It took three months to Maria to send her child to the kindergarten. We are in quarantine! – the teacher kept leaving the issue over. “It happens when people think you are a trash[1]! Well, if they do not want to accept him, I will not kneel at their feet. I will buy a thin notebook and teach him at least to write, read and count to 10. If they think my boy is the most miserable[2] in the village…”.  

A skinny freckle-faced woman, with a scar in the corner of the eye, sits on her haunches in front of the house. She digs a small hole in the ground with a branch. She is angry. She has been to the kindergarten again to ask when to bring Grigoras. All in vain. The same answer – We are in quarantine! She looks at her boy and thinks rubbing her lips:

– A friend told me that yesterday, when she took her daughter to the kindergarten, the director had already accepted someone else. So, they are not in quarantine when it comes to another child.. What the hell?! They probably fear I will not pay them as much as necessary… Or… may be because I am poor?! I see how they look at me.

She wears a pair of pants worn out between the thighs and a black pullover with worn out elbows. She breaks the little nut branch into two pieces and starts cleaning underneath her fingernails. Her name is Maria and she is 26. She lives in a village in Hancesti district, together with her grandmother and her son.

While the confused mother is thinking, Grigoras, also called by his family members as Gosa, is chasing his cat through the courtyard. This is his favourite and basic activity. He catches the cat feeling happy, takes it by the fur with his both hands and lifts it up. Desperate, the cat is trying to fight its way free from its little torturer. It curls up and manages to scratch the boy’s face with its claws. Scars appear on his face with tiny spots of bleeding. The child puts the cat down and turning to Maria, starts roaring. The woman watches the scene somehow indifferently. Yet, she cannot keep from swearing at him with love:

– Come to you mom, my dear! Let me kiss you! Why don’t you leave the cat alone? How long will you torture it like Christ was?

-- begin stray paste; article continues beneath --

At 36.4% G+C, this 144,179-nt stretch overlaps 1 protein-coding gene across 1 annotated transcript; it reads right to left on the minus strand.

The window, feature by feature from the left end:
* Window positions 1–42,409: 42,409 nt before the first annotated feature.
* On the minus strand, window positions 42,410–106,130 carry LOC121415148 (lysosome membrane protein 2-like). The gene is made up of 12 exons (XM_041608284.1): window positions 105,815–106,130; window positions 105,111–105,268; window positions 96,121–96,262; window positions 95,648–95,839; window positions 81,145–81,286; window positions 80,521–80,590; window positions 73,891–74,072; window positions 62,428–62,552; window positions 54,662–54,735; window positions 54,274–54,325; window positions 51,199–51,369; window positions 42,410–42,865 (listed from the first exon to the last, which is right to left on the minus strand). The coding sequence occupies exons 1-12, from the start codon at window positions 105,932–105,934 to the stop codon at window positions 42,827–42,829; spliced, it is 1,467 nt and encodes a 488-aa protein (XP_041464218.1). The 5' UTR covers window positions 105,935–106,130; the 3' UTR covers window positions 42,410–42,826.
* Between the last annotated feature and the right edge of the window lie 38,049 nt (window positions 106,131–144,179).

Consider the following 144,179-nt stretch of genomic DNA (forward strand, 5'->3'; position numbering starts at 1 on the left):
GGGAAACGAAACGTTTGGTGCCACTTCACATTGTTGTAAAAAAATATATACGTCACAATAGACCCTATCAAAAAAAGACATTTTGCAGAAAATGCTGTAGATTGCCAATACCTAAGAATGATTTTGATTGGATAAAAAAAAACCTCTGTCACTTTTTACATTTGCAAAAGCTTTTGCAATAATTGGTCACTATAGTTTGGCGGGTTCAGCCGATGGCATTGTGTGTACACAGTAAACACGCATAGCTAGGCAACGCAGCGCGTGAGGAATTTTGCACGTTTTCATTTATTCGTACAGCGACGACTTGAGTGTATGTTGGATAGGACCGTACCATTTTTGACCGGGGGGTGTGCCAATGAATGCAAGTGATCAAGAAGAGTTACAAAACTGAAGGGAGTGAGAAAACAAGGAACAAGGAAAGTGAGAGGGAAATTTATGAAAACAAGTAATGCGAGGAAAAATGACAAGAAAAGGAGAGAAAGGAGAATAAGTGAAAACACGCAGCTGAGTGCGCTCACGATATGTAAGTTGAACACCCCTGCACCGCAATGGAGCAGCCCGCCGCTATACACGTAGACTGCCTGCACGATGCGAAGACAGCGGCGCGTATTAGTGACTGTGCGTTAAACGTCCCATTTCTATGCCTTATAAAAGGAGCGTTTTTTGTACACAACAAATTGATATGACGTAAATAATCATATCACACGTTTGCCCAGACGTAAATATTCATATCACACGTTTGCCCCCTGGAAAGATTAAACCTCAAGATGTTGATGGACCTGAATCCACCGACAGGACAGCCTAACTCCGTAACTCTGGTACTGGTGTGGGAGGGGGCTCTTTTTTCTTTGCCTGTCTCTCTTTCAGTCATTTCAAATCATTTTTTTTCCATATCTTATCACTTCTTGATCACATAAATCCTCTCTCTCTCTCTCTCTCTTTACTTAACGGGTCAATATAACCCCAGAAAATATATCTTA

She hugs her little love, while slapping him. Then she picks him up in her arms. Gosa has black eyes and dimples in his cheeks, which he got from his mother. He wears clean clothes that are faded and patched in several places. He doesn’t speak too much, because he has nobody to talk to.

– Mother, I want some water!

– Go and take it, you can get it by yourself – his mother advises him.

– Give me one too, – the great grandmother interferes.

On his way to the bucket of water, the child sees the tabby cat and stops. He would like to take it by the fur again, but Maria’s voice spoils his despotic plans:

– I already gave you the rod yesterday. Want one more? He is naughty. He is just like his dad”, – the woman explains.

Maria’s problems with the kindergarten started this spring. She thought about that even earlier, because this was a chance for her to find a job, but since she was too shy, she waited for Gosa to reach the age of three.

– I asked them if I could take my boy to the kindergarten. I told them he was already three years old and he was eating by himself. The answer was the same – we are in quarantine! Two weeks later, I went again. They were still in quarantine. The same story repeated many times. Those from the social care service wanted to help, but I told them I can handle it by myself. At the kindergarten, he could eat, play with the children, but in this situation, I keep him in the courtyard all day long or take him with me in the field. Sometimes, he stays home with our great granny or I leave him with a neighbor, who wants me to pay her for that…